JournalThe Journal of clinical endocrinology and metabolism
In normal men, chronic testosterone (T) administration results in negative feedback suppression of gonadotropin and sperm production. However, azoospermia is achieved in only 50-70% of men treated with high dosages of T. Furthermore, the relative sensitivity of LH and FSH secretion to chronic administration of more physiological dosages of T is unclear. We determined whether a T dosage higher than those previously given would be more or less effective in suppressing spermatogenesis and whether, within the physiological range, T would exert a more selective effect on LH than on FSH secretion. After a 4- to 6-month control period, 51 normal men were randomly assigned to treatment groups (n = 9-12/group) receiving either sesame oil (1 mL) or T enanthate (25, 50, 100, or 300 mg, im) weekly for 6 months. Monthly LH and FSH levels by RIA and twice monthly sperm counts were determined. During treatment, T levels were measured daily between two weekly injections. Chronic T administration in physiological to moderately supraphysiological dosages resulted in parallel dose-dependent suppression of LH, FSH, and sperm production. T enanthate (50 mg/week) suppressed LH and FSH levels and sperm counts to 50% of those in placebo-treated men (ED50). T enanthate (300 mg/week), was no more effective than 100 mg/week in suppressing LH, FSH, and sperm production. Serum T levels in men who received 100 and 300 mg/week T enanthate were 1.5- and 3-fold higher than those in placebo-treated men, respectively. Except for mild truncal acne, weight gain, and increases in hematocrit, we detected no significant adverse health effects of chronic high dosage T administration. We conclude that 1) LH and FSH secretion are equally sensitive to the long term negative feedback effects of T administration; 2) sperm production is suppressed in parallel with the LH and FSH reductions induced by chronic T administration; and 3) even at the clearly supraphysiological dosage of 300 mg/week, T enanthate does not reliably induce azoospermia in normal men. However, there was also no evidence of a stimulatory effect of this T dosage on spermatogenesis. Furthermore, we found no evidence of major adverse health effects of T administered chronically even at the highest dosage.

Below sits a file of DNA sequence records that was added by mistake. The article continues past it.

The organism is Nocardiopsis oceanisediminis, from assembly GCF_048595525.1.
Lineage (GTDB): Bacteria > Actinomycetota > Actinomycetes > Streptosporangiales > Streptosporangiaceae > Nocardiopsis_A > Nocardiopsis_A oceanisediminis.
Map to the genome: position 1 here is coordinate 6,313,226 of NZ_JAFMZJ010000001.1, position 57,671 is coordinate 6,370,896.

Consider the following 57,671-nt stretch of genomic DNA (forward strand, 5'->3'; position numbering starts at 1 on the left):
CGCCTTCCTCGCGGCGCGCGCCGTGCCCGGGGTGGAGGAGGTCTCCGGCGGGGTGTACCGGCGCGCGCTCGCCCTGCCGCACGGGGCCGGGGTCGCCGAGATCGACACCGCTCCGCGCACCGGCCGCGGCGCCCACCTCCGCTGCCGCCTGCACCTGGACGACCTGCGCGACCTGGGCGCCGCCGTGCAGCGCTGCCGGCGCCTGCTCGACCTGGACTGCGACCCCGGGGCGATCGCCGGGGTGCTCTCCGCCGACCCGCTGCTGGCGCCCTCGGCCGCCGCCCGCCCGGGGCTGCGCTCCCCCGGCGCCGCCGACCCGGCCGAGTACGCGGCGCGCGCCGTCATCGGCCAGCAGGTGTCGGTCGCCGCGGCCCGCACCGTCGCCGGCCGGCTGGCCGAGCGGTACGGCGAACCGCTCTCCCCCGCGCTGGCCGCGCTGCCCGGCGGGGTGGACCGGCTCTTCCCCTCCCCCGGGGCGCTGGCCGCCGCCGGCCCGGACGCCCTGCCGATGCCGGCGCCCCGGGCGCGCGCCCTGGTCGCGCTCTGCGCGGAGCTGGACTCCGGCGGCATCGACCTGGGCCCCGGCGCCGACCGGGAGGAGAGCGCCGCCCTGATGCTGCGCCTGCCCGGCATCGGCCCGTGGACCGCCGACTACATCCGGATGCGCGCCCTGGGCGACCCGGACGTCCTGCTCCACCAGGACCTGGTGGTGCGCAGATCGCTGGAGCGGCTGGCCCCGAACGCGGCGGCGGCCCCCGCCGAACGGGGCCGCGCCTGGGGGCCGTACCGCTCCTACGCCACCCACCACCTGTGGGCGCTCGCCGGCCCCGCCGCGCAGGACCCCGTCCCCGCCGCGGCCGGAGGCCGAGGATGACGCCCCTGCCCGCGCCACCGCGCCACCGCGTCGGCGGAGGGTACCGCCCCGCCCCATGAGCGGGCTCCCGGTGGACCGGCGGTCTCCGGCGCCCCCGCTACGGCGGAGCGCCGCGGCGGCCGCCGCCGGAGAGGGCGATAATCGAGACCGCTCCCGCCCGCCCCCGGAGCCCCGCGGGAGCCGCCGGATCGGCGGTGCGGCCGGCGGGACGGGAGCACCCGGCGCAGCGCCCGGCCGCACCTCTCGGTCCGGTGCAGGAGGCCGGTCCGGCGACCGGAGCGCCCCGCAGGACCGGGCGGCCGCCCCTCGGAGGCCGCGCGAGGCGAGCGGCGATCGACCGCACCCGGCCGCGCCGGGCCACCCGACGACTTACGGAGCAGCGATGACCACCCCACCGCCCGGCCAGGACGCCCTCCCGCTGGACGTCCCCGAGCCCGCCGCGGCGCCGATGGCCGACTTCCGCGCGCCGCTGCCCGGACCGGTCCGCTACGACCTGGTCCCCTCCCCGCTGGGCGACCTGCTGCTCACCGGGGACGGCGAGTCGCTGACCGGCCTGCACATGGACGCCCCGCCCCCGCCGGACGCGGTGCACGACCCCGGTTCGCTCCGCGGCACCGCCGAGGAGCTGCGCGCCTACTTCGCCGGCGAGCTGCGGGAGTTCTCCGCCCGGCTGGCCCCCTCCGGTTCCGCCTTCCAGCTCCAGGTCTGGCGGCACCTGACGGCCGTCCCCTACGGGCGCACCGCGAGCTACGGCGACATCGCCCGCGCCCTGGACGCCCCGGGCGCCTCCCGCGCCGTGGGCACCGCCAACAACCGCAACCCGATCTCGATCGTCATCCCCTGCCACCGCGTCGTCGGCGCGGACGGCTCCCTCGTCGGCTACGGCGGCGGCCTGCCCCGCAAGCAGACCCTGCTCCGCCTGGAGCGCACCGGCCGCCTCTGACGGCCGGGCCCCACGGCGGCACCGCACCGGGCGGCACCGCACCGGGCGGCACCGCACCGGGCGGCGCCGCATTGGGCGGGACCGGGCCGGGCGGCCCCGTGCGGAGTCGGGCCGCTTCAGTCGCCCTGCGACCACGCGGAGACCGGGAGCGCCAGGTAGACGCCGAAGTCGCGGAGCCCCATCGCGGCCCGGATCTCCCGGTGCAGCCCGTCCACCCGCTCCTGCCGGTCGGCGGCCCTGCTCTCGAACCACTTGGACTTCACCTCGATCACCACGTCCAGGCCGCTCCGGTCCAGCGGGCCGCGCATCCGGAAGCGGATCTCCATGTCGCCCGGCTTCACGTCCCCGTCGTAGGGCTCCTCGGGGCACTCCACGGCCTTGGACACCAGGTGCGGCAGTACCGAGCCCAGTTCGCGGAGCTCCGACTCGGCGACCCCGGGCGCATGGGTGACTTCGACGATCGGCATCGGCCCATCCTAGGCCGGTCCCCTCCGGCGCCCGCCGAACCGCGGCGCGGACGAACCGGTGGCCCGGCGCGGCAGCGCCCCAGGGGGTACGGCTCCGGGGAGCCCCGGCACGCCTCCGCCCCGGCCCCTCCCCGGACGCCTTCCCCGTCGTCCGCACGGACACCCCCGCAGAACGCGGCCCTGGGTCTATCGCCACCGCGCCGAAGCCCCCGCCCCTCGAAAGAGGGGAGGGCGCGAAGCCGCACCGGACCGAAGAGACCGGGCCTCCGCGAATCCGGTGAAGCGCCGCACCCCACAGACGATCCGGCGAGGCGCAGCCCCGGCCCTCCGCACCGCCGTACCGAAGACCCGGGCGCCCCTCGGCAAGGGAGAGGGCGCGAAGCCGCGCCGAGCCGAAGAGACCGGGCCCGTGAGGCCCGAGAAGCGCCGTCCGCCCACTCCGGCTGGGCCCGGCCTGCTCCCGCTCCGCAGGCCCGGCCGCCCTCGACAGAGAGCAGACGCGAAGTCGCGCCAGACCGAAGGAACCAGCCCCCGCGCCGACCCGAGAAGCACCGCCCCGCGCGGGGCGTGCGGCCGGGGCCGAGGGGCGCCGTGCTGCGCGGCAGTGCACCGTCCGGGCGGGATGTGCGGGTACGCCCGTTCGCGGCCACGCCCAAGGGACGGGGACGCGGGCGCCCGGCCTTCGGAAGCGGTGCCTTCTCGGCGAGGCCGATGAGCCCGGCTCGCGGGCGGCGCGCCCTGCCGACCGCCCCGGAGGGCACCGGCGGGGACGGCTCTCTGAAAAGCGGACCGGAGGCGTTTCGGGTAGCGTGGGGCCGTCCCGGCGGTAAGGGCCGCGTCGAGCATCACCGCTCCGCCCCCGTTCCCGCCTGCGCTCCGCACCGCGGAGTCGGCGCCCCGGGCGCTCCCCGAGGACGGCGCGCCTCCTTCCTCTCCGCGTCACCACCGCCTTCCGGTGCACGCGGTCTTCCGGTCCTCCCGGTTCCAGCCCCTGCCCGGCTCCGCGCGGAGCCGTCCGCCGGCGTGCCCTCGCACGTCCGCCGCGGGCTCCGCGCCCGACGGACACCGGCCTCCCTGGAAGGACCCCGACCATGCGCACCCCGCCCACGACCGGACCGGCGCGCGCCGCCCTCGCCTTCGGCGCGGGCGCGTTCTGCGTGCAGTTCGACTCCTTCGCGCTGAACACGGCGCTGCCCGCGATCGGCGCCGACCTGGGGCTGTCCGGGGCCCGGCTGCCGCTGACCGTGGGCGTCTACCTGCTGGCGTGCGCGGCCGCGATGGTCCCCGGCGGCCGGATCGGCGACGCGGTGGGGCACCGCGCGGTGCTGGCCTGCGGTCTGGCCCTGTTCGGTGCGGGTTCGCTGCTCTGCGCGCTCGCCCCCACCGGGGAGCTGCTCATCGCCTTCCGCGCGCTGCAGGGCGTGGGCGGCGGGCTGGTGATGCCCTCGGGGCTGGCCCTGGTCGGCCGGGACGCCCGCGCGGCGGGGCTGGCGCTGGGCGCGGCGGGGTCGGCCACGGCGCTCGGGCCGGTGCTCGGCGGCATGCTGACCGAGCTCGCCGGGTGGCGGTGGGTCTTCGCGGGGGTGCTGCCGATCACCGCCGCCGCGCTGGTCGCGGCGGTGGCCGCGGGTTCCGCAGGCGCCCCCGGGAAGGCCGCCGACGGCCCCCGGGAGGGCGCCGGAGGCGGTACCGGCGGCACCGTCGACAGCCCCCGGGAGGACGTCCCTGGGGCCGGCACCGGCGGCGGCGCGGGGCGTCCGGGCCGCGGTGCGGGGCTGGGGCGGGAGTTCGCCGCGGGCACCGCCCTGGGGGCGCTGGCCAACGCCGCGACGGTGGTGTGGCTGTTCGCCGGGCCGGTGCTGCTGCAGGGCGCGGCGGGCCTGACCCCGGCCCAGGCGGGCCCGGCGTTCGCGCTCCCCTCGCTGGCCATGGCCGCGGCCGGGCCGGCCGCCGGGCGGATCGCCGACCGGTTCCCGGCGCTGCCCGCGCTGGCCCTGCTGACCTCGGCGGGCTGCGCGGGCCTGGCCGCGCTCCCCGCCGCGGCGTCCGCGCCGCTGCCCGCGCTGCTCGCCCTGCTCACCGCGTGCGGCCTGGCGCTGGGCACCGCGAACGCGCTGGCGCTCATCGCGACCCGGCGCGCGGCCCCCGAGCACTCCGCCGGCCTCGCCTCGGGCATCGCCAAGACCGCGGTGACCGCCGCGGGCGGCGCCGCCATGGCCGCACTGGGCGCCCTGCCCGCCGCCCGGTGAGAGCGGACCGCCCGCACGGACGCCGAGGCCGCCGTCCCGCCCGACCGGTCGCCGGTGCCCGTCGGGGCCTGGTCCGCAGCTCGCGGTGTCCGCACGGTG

Epistemonikos ID: 452ec7dfccff588eb7d0acc238c6392644abe9bd
First added on: Apr 24, 2012